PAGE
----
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No, the conducting is not horrendous. You may not like Klemperer's approach, and it's a unique conception of the work to be sure, but one that is wholly convincing and incredibly effective in its way. It's certainly not as dynamic and theatrical as other recordings, but then again Fidelio isn't the most dramatically effective or seamlessly paced opera anyways. What it is is a supreme expression of the resilience of the human spirit, and as Peter Gutmann writes of Klemperer's recording, "its nobility and dignity fit the overarching themes, and its monolithic outlook provides a sense of continuity to unify what admittedly is a disjointed composition." Klemperer is able impart a sense of greatness, of spirituality that I find very impressive and that has made a great impact on many listeners. The superb singing and characterizations only increase it's power.
It is wonderful the we each enjoy different aspects of recordings and that there are so many approaches that pretty much everyone can be satisfied to a large extent.
 

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No, the conducting is not horrendous. You may not like Klemperer's approach, and it's a unique conception of the work to be sure, but one that is wholly convincing and incredibly effective in its way. It's certainly not as dynamic and theatrical as other recordings, but then again Fidelio isn't the most dramatically effective or seamlessly paced opera anyways. What it is is a supreme expression of the resilience of the human spirit, and as Peter Gutmann writes of Klemperer's recording, "its nobility and dignity fit the overarching themes, and its monolithic outlook provides a sense of continuity to unify what admittedly is a disjointed composition." Klemperer is able impart a sense of greatness, of spirituality that I find very impressive and that has made a great impact on many listeners. The superb singing and characterizations only increase it's power.
I respect your opinion but you can't discredit my opinion by stating yours. In my opinion Klemperer either lacked the insight required to conduct this work effectively, or he simply had an ego that prevented him from conducting Beethoven as Beethoven and not as Wagner. It's a dreadful bore to me. To you, it's revelatory. That's great. To me, it's unlistenable.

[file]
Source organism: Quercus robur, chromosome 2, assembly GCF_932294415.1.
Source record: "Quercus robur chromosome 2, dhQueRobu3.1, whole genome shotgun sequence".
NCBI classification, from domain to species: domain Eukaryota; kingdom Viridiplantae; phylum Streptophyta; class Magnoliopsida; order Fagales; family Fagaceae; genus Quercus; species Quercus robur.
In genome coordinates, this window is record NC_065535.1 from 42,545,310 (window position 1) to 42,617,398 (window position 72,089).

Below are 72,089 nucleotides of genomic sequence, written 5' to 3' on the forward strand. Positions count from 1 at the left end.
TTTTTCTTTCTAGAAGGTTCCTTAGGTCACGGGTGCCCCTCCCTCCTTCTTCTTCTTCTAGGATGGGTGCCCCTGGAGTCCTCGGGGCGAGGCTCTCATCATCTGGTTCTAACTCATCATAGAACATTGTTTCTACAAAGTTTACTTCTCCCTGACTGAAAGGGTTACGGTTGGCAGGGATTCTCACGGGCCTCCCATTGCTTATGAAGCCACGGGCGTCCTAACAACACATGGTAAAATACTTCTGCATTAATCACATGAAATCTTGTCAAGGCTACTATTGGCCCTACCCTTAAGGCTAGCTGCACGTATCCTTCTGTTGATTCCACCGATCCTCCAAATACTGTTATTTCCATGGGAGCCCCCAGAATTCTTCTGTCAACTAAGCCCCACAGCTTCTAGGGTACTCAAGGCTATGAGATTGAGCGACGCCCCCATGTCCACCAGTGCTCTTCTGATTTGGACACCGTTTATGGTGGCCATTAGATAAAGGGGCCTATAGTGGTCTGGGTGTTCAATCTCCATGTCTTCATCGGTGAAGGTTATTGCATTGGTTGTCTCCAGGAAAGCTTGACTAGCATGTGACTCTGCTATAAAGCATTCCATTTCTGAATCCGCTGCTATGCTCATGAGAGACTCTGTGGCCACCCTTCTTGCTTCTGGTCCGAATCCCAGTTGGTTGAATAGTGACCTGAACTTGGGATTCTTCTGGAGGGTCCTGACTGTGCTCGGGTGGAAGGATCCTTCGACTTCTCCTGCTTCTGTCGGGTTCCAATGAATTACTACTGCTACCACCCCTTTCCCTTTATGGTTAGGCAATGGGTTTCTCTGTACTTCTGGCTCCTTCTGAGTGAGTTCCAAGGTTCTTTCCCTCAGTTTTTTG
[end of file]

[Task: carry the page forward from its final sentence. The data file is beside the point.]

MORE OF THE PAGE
Fidelio is dramatically effective when conducted with the spirit of the work and as Beethoven. The conductors of the 60s and 70s smoothed over Beethoven and Mozart. Slowing down the tempos. Minimizing the dynamics. That is not Beethoven and it's not Mozart. I tend to think they knew how their works should sound more than those conductors. Klemperer and Bohm were the worst offenders IMO. Klemperer misses the mark for me. If you like it, that's great. We all have our favorites and they aren't going to be the same. My experience with Klemperer is a mixed bag. I like his Missa Solemnis but hate his Fidelio and Zauberflote.

Over time, my tastes have changed. When I first got into classical music, Böhm was one of my favorite conductors. Now, I just can't listen to him when it comes to Mozart, Beethoven and Schubert. I love his Wagner. Times change. Opinions change.
 

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I don't know it, but it is not an opera recording as we know.

It is Fidelio rewritten as a "radio drama with music" for children. Whatever this means.
It's on iTunes. I'm not nearly fluent enough in German to understand what is being said, but it seems like it's a recording that talks about the work and has snippets of music. It doesn't sound like it's for children to me, based on the clips on iTunes.